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Nanoscale. 2013 Nov 21;5(22):11166-78. doi: 10.1039/c3nr03917j. Epub 2013 Oct 1.

Crucial role of the biological barrier at the primary targeted organs in controlling the translocation and toxicity of multi-walled carbon nanotubes in the nematode Caenorhabditis elegans.

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  • 1Key Laboratory of Environmental Medicine Engineering of the Ministry of Education, Medical School of the Southeast University, Nanjing 210009, China. dayongw@seu.edu.cn.

Abstract

Multi-walled carbon nanotubes (MWCNTs) can be translocated into the targeted organs of organisms. We employed a model organism of the nematode Caenorhabditis elegans to investigate the role of a biological barrier at the primary targeted organs in regulating the translocation and toxicity formation of MWCNTs. A prolonged exposure to MWCNTs at predicted environmental relevant concentrations caused adverse effects associated with both the primary and secondary targeted organs on nematodes. The function of PEGylated modification in reducing MWCNTs toxicity might be mainly due to the suppression of their translocation into secondary targeted organs through the primary targeted organs. A biological barrier at the primary targeted organs contributed greatly to the control of MWCNTs translocation into secondary targeted organs, as indicated by functions of Mn-SODs required for prevention of oxidative stress in the primary targeted organs. Over-expression of Mn-SODs in primary targeted organs effectively suppressed the translocation and toxicity of MWCNTs. Our work highlights the crucial role of the biological barrier at the primary targeted organs in regulating the translocation and toxicity formation of MWCNTs. Our data also shed light on the future development of engineered nanomaterials (ENMs) with improved biocompatibility and design of prevention strategies against ENMs toxicity.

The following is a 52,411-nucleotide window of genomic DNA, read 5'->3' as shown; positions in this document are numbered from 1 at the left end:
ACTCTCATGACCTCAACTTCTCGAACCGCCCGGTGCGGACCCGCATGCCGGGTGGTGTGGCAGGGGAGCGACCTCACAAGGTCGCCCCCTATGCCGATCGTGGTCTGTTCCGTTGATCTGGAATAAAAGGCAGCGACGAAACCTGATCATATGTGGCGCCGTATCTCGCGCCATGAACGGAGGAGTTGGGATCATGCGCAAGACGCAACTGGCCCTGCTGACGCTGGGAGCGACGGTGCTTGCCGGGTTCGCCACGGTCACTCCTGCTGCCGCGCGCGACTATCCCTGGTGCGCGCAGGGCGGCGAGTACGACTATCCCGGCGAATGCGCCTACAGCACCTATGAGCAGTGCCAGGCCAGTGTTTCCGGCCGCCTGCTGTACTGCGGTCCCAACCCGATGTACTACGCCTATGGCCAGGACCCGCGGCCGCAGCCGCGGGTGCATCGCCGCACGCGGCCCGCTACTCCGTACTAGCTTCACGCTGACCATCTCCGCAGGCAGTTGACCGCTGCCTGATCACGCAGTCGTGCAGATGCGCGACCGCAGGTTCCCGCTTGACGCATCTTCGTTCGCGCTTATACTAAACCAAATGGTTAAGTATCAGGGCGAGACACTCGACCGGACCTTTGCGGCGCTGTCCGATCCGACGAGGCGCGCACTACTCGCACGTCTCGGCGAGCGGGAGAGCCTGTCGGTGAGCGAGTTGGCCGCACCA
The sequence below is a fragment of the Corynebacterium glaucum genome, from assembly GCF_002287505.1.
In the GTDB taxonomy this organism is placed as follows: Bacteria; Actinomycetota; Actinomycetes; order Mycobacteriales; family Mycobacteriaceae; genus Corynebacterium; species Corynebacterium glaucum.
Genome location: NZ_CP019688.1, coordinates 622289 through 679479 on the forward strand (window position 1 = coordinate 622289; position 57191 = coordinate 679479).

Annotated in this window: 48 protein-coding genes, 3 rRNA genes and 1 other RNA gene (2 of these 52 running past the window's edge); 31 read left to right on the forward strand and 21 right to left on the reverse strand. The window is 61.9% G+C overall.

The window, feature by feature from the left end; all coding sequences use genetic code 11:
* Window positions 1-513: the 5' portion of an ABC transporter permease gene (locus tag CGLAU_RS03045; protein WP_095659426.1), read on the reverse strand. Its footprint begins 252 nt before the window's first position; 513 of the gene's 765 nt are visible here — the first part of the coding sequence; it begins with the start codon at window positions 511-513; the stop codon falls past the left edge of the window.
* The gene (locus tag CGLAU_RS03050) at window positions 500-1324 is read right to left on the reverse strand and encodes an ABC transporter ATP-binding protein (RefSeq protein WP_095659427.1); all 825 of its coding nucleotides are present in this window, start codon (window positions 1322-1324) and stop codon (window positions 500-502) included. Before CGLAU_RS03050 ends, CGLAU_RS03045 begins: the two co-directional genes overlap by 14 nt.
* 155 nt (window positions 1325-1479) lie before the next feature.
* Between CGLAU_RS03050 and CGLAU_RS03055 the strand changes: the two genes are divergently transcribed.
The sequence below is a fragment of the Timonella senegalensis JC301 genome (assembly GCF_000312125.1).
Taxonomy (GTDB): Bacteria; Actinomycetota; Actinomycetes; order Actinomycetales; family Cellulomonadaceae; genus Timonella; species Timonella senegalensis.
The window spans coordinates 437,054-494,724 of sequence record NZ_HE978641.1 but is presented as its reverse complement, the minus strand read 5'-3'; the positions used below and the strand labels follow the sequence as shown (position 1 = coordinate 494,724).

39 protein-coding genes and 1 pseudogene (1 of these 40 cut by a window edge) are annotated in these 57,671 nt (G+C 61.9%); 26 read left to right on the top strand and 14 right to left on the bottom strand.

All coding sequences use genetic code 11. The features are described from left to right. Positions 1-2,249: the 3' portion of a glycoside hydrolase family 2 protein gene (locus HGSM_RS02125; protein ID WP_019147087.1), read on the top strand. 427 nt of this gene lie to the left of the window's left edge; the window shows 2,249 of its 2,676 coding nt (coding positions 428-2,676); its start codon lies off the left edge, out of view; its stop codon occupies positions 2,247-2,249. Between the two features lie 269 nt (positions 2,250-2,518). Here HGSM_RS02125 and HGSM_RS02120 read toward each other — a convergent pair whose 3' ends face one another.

PMID:
24084889
[PubMed - indexed for MEDLINE]
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